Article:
Authors: Parvez SA, Saha MK, Araf Y, Islam T, Ohtsuki G

PMID: 35759231 PMCID: PMC9210926 DOI: 10.1002/iid3.639


Introduction: Prominently accountable for the upsurge of COVID-19 cases as the world attempts to recover from the previous two waves, Omicron has further threatened the conventional therapeutic approaches. The lack of extensive research regarding Omicron has raised the need to establish correlations to understand this variant by structural comparisons. Here, we evaluate, correlate, and compare its genomic sequences through an immunoinformatic approach to understand its epidemiological characteristics and responses to existing drugs.

Methods: We reconstructed the phylogenetic tree and compared the mutational spectrum. We analyzed the mutations that occurred in the Omicron variant and correlated how these mutations affect infectivity and pathogenicity. Then, we studied how mutations in the receptor-binding domain affect its interaction with host factors through molecular docking. Finally, we evaluated the drug efficacy against the main protease of the Omicron through molecular docking and validated the docking results with molecular dynamics simulation.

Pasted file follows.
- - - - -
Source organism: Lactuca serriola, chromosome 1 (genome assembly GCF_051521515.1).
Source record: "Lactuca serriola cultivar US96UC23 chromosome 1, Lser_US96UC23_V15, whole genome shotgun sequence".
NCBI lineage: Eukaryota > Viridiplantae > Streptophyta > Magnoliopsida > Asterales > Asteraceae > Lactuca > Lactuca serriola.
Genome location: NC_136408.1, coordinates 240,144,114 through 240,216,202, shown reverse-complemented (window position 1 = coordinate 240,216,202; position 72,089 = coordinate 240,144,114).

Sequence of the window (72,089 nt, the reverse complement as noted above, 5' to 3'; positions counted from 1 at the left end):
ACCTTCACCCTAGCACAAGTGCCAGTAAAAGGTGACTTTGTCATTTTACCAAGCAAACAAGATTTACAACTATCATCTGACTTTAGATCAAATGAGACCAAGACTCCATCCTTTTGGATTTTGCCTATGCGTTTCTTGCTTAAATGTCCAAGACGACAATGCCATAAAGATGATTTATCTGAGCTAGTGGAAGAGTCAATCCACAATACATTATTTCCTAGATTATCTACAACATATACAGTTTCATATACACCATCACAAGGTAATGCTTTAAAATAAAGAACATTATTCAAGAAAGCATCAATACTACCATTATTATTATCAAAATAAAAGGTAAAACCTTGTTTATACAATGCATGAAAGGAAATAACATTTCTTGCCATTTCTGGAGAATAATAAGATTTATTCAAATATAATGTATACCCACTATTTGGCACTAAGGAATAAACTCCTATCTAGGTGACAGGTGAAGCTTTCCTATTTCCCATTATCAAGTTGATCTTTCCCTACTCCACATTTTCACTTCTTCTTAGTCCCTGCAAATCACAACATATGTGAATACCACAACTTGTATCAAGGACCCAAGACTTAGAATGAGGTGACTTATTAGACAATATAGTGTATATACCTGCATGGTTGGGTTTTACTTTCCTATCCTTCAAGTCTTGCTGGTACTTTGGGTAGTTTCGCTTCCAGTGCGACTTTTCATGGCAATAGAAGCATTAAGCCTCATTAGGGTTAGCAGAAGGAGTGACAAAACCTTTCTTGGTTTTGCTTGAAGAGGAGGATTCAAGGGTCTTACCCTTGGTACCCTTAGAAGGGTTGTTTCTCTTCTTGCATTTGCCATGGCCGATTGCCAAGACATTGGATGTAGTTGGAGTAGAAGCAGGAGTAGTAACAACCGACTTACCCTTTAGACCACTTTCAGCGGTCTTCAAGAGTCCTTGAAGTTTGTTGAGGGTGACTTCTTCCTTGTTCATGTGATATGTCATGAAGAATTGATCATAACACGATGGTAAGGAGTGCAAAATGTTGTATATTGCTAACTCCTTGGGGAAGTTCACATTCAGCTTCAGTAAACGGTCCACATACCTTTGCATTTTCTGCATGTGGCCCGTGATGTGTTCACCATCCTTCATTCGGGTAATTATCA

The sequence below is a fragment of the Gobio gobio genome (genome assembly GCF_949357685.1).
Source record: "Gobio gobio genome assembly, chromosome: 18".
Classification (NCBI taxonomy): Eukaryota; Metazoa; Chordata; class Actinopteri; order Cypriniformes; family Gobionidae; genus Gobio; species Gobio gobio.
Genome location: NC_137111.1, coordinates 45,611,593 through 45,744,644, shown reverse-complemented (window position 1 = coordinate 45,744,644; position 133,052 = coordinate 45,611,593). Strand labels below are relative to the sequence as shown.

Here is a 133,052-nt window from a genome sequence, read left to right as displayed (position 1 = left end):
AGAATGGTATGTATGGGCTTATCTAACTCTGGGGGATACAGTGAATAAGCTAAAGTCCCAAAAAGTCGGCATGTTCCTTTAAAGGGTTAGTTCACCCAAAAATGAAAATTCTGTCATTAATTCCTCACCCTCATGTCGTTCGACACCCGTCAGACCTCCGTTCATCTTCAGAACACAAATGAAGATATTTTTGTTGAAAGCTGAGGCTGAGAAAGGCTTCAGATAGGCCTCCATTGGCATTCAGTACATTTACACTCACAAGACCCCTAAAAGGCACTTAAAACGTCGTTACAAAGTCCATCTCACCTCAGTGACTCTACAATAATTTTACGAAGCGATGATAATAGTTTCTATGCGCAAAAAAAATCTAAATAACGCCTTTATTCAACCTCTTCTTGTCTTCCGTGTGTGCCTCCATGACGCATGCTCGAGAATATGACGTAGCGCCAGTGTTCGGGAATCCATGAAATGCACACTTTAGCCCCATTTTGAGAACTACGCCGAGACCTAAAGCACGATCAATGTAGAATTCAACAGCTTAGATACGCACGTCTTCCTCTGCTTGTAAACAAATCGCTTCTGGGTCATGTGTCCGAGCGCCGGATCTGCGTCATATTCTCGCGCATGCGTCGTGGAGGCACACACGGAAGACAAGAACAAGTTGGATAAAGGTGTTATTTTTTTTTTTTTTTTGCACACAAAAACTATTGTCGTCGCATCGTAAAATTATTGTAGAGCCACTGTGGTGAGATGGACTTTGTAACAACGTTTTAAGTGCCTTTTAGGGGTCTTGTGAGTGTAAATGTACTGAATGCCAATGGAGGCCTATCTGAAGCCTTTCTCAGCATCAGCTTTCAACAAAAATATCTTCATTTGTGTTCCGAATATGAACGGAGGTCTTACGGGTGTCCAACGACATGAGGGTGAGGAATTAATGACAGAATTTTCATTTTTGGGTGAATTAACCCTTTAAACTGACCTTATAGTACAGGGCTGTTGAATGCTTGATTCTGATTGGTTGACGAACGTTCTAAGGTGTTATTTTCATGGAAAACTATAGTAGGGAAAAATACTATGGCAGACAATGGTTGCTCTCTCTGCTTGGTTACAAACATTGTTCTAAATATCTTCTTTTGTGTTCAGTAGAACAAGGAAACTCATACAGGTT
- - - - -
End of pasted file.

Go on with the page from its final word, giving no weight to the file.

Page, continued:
Results: Phylogenetic and mutational analysis revealed the Omicron variant is similar to the highly infectious B.1.620 variant, while mutations within the prominent proteins are hypothesized to alter its pathogenicity. Moreover, docking evaluations revealed significant differences in binding affinity with human receptors, angiotensin-converting enzyme 2 and NRP1. Surprisingly, most of the tested drugs were proven to be effective. Nirmatrelvir, 13b, and Lopinavir displayed increased effectiveness against Omicron.

Conclusion: Omicron variant may be originated from the highly infectious B.1.620 variant, while it was less pathogenic due to the mutations in the prominent proteins. Nirmatrelvir, 13b, and Lopinavir would be the most effective, compared to other promising drugs that were proven effective.

Keywords: ACE2; COVID-19; NRP1; Omicron variant; drugs efficacy; host-pathogen interaction.

More on: